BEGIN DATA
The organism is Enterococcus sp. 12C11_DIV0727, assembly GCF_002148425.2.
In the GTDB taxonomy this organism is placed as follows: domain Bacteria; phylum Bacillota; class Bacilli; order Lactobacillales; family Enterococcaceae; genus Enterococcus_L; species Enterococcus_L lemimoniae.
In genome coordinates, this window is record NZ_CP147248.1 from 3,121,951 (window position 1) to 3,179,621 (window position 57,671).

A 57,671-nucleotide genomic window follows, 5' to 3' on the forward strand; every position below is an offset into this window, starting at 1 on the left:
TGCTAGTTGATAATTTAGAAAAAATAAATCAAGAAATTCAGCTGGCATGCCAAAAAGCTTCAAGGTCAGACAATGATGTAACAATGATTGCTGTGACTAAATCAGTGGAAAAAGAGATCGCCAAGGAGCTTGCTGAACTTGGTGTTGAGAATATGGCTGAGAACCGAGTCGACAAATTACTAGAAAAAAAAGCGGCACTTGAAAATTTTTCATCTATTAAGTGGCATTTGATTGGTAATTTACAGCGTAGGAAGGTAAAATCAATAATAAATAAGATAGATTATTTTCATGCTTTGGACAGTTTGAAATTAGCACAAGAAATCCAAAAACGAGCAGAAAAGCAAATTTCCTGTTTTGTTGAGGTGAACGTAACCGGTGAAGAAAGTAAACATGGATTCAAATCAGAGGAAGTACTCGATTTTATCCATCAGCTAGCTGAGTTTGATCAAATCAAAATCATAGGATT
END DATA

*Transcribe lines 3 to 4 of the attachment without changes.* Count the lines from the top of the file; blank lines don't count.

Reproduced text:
In genome coordinates, this window is record NZ_CP147248.1 from 3,121,951 (window position 1) to 3,179,621 (window position 57,671).

A 57,671-nucleotide genomic window follows, 5' to 3' on the forward strand; every position below is an offset into this window, starting at 1 on the left: